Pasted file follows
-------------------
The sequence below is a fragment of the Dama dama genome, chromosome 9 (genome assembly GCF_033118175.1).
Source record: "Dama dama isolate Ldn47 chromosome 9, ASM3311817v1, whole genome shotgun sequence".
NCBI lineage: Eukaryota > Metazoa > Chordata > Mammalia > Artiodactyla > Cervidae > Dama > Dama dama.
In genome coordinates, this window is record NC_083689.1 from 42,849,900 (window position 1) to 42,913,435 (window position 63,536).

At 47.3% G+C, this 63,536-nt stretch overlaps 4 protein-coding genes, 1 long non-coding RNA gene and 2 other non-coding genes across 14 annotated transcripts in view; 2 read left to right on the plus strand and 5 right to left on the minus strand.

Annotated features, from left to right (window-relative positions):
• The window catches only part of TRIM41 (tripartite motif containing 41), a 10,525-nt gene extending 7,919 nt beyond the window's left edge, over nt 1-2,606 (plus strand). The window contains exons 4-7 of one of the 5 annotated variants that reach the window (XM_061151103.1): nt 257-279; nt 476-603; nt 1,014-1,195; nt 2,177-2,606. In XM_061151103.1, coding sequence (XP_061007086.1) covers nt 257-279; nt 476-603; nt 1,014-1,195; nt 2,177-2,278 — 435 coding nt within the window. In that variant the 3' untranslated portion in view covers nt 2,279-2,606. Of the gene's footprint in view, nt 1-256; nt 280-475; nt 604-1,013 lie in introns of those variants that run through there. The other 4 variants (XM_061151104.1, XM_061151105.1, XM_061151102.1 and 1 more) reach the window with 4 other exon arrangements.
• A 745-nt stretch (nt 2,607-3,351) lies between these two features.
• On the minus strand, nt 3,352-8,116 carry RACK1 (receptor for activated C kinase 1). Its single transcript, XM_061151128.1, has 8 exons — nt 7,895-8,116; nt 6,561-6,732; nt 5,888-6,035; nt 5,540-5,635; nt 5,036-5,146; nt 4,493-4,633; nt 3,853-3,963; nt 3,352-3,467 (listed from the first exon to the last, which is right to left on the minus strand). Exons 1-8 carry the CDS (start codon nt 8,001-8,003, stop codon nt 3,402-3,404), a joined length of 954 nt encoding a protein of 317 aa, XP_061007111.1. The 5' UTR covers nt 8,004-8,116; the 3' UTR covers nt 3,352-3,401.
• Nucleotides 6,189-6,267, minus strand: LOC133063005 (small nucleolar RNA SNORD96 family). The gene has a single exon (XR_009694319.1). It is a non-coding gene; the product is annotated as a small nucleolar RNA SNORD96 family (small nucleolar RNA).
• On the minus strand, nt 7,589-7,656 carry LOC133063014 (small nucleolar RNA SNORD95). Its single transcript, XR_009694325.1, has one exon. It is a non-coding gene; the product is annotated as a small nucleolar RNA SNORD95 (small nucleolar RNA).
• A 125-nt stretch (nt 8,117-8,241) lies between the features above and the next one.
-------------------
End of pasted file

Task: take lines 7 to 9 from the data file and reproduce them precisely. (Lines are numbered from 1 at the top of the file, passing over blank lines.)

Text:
• The window catches only part of TRIM41 (tripartite motif containing 41), a 10,525-nt gene extending 7,919 nt beyond the window's left edge, over nt 1-2,606 (plus strand). The window contains exons 4-7 of one of the 5 annotated variants that reach the window (XM_061151103.1): nt 257-279; nt 476-603; nt 1,014-1,195; nt 2,177-2,606. In XM_061151103.1, coding sequence (XP_061007086.1) covers nt 257-279; nt 476-603; nt 1,014-1,195; nt 2,177-2,278 — 435 coding nt within the window. In that variant the 3' untranslated portion in view covers nt 2,279-2,606. Of the gene's footprint in view, nt 1-256; nt 280-475; nt 604-1,013 lie in introns of those variants that run through there. The other 4 variants (XM_061151104.1, XM_061151105.1, XM_061151102.1 and 1 more) reach the window with 4 other exon arrangements.
• A 745-nt stretch (nt 2,607-3,351) lies between these two features.
• On the minus strand, nt 3,352-8,116 carry RACK1 (receptor for activated C kinase 1). Its single transcript, XM_061151128.1, has 8 exons — nt 7,895-8,116; nt 6,561-6,732; nt 5,888-6,035; nt 5,540-5,635; nt 5,036-5,146; nt 4,493-4,633; nt 3,853-3,963; nt 3,352-3,467 (listed from the first exon to the last, which is right to left on the minus strand). Exons 1-8 carry the CDS (start codon nt 8,001-8,003, stop codon nt 3,402-3,404), a joined length of 954 nt encoding a protein of 317 aa, XP_061007111.1. The 5' UTR covers nt 8,004-8,116; the 3' UTR covers nt 3,352-3,401.